Universities funding review is a chance to address the balance

PUBLISHED: 17:15 01 March 2018 | UPDATED: 17:33 01 March 2018

Professor Iain Martin - Vice Chancellor at ARU Photo by Paul Starr

Professor Iain Martin - Vice Chancellor at ARU Photo by Paul Starr

Paul Starr Photographer

The vice chancellor of Anglia Ruskin University gives his response to the Prime Minister’s review of university funding.

The announcement of the long-heralded review of funding adds to the sense of continual change taking place in our higher education system.

But before looking at what improvements need to be made, it is important to correct this growing misconception that our universities receive excessive funding.

While the Prime Minster did reference tuition fees in her speech, the implication was very clear that our higher education is more expensive overall than our peers. This is simply not the case.

The latest Organisation for Economic Co-operation and Development (OECD) figures showing the proportion of gross domestic product spent on higher education (HE) puts the UK firmly in mid-table compared to our international peers and our system performs very well against most measures of quality.

However, what is clear is that the tuition fees charged to our students, for a public university system, are among the highest in the world.

It is this – coupled with the excessive interest rates attached to the student loan, the hidden public subsidy (the majority of loans will never be repaid in full, but this isn’t made clear to the public), and the loss of maintenance grants – that has led to the impression we are not delivering “value for money” for either our students or the country.

But before we throw the baby out with the bath water, it is important to recognise that the current system has increased HE participation to record levels and has allowed our universities, which are of significant benefit to the UK economy, to remain internationally competitive.

And although our fees are high and the interest rates charged cannot be justified, the structure is progressive – those who earn more, pay off more of their loan.

So what needs to be addressed in the funding review? Well, it seems clear that the Prime Minister isn’t considering abolishing fees entirely – and with a HE participation rate of 45 per cent, it is difficult to see how the country could afford this.

In my view the model we should aim for would explicitly show there are private benefits and a public good from having a vibrant and quality university system. A split of around 60:40 private/public seems broadly appropriate, and is in line with the OECD’s estimate of the balance of benefits.

In an ideal world the public component would be paid at the time of study, by the government, and would be clear and transparent. This public component would contribute to all of the activities required in a university that do not speak explicitly to an individual student’s direct education, such as the costs of widening participation, mental health support and the unfunded current costs of public good research.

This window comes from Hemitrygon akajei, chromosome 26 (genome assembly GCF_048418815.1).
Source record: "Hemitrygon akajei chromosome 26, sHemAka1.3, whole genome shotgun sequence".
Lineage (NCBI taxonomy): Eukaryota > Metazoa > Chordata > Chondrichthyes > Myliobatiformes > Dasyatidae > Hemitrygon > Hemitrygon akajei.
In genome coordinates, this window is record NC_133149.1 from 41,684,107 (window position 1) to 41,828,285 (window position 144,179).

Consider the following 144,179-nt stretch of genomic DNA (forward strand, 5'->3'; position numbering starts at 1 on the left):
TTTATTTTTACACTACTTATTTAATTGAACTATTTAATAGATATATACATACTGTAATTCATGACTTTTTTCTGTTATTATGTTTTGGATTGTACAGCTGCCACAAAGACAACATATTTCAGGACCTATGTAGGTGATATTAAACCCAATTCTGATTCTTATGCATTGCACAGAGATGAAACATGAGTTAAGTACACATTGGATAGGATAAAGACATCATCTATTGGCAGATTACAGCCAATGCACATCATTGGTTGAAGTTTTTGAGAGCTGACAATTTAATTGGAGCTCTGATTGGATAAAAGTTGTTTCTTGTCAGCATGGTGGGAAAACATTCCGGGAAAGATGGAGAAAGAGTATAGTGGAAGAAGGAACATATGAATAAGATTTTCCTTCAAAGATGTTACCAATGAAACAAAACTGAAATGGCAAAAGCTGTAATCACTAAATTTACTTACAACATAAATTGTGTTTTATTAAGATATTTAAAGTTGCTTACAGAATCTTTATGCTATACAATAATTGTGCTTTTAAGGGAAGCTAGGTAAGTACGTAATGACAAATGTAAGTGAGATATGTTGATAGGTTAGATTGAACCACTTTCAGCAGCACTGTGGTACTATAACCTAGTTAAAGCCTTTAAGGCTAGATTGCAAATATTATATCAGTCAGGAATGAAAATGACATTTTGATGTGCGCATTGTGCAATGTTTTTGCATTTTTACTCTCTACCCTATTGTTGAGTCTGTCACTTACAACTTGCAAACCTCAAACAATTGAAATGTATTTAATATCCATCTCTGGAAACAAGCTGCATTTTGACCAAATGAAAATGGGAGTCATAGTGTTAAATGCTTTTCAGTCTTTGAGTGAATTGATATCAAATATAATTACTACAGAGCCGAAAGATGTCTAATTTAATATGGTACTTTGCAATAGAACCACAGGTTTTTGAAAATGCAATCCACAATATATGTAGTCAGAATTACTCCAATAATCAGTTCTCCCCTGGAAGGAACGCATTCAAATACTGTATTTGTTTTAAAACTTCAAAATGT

If the public contribution is made up front then mechanisms to recover a greater proportion of the student benefit component will need to be made, and we may have to consider extending the write-off period to 40 years.

I strongly believe there should be a zero interest period while a student is studying and future interest charges should be linked to CPI, so debt does not grow in real terms.

Repayment should be in the form of a graduate tax based directly on income. A progressive tax-based system could be flexible enough to charge lower rates for those providing obvious public benefit, such as graduates working in the NHS.

It is equally important that any system doesn’t charge more for courses that are expensive to deliver, such as many vital STEM subjects, or penalise courses that do not have a clear vocational link. Many of these are in the arts and creative industries areas which have huge cultural and social significance.

It is no secret to say that the current system is too rigid. Ideally a new system would allow modular delivery so that students can study at their own pace and accelerate or slow down according to their personal life. We should consider ‘Lifetime Learner Accounts’ as part of the model, as this would allow individuals to return to study later in their careers.

I’m proud that Anglia Ruskin is already embracing many innovations and is among the largest adopters of degree apprenticeships in the country. These and other forms of work-based learning should be integral to the new model.

The outcomes of this funding review will shape UK higher education for many years to come and it is important that our voice, alongside that of past, current and future students, as well that of other universities of all shapes and sizes, is listened to during the next 12 months.

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